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I have to keep myself occupied the whole time. But I've had those moments of awareness… "is this really what life is all about?"
And of course the follow-up questions: What is life all about? Why do people opt for this lifestyle over others? Etc.

I had many moments like that on public transit, because studying for all that time straight does not happen. The industriousness comes with the first 30, 45 minutes, then alternate sporadic work with staring out the window lost in thought. Mostly in my first year and a half, though; after that life and my mind became too full for me to usually derive the whole benefit of my cognition.

Bicycling is fun too! A 3 hour bike ride to work could be fun :wink:
I cycled half an hour to school every day living in Japan. Those were the days.
 

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One of my friends is going through some stressful stuff. Nothing urgent, but potentially lifestyle-changing. I feel so awkward when we talk about it... Not because I don't want to hear it, but because I don't know what to say. I'm ecstatic that they open up to me, but I'm so horrible at comforting and "active listening" that it makes me feel like a bad friend :/

The weird thing is, I can't actually tell if my default mode of neutrality is welcomed or disappointing to them. I know it's disappointing to some, but other people almost like it. I guess it just feels like I should be more empathic and demonstrative, except it's not really part of my personality.
 

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One of my friends is going through some stressful stuff. Nothing urgent, but potentially lifestyle-changing. I feel so awkward when we talk about it... Not because I don't want to hear it, but because I don't know what to say. I'm ecstatic that they open up to me, but I'm so horrible at comforting and "active listening" that it makes me feel like a bad friend :/

The weird thing is, I can't actually tell if my default mode of neutrality is welcomed or disappointing to them. I know it's disappointing to some, but other people almost like it. I guess it just feels like I should be more empathic and demonstrative, except it's not really part of my personality.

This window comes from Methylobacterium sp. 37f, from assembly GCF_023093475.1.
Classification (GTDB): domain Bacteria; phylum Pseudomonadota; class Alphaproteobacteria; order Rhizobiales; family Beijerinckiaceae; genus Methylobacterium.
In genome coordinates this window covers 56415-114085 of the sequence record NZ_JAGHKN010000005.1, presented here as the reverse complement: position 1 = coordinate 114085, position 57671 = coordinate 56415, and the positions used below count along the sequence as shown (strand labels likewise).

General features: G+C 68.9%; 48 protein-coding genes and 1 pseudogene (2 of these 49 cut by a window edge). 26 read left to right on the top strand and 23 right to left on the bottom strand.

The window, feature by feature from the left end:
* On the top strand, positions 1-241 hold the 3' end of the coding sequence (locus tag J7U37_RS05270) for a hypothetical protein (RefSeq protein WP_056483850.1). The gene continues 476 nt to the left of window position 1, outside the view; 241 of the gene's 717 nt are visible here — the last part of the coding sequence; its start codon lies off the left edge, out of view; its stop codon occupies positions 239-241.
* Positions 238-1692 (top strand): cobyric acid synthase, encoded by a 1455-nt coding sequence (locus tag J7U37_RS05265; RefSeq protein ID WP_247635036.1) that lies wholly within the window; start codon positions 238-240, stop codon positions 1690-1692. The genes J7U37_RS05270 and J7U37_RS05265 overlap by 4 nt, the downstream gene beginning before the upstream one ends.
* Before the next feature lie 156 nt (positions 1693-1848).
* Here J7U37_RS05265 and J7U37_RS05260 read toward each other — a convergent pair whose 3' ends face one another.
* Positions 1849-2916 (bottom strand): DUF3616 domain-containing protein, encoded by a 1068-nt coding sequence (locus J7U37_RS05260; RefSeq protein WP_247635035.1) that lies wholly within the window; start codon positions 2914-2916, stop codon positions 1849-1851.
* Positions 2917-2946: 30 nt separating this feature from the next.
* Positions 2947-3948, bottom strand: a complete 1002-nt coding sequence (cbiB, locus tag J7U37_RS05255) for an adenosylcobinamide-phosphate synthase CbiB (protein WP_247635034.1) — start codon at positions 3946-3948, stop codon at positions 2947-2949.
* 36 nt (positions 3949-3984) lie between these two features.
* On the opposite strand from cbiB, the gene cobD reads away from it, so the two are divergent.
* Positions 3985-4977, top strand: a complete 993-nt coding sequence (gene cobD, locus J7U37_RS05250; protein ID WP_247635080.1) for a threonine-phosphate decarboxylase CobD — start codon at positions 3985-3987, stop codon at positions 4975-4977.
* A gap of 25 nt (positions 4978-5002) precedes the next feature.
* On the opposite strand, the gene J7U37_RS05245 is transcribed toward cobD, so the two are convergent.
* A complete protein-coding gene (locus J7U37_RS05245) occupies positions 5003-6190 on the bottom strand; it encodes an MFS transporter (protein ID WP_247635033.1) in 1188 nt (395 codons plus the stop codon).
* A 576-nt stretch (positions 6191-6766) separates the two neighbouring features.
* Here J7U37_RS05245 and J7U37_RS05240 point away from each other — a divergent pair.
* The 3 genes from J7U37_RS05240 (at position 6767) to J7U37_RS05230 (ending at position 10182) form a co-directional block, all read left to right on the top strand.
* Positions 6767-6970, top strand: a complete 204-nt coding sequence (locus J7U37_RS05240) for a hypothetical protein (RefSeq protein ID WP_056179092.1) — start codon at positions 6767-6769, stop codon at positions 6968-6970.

Mhm.

Being supportive, comforting and consoling requires a different approach per person; that's why every person will be better with some people than others.

I'll be honest, I like people just listening much more than people trying to be empathetic and making "ooo, are you okay" and "poor you" sounds and patting me on the back. Some people do like that, I don't.

We all have different ways of being supportive. It might be a good sign that you feel you don't know what to say. That can indicate you're a good listener, rather than someone who will go "O, that reminds me of the difficult period I went through myself, let me tell you about it in great detail, maybe it'll help...";

 
Good coaches refrain from given their own thoughts and advice on people's problems, as a rule. You might look up the GROW cycle method. Coaching is not advising in this method, but rather, helping people figure out their own thoughts.


You seem pretty modest, don't be fooled by other people seemingly being good consolers; they might just be different, not better. Willingness to care about other people's problems and willingness to put your own problems and thoughts aside for them, make time for them for a moment, is the most important requirement.

Active listening, btw, is basically just listening, summarizing/repeating in your own words, asking questions, and repeating.

Like:

P1: I'm going through X
P2: Really? So what exactly does X mean for you?
P1: Well, it means A, B, C.
P2: So it's A, B and C? How do you feel about that?
P1: Well, I feel "..."
P2: So you feel "..." about it? I see. What else?
P1: Well, ...
P2: So ... then. Have you talked to other people about this?
P1: Yes, to person 1&2
P2: And what do they say?
P1: They say ...
P2: So they say ...; how do you feel about that?

At least you can get a better understanding this way and help people by making them feel understood.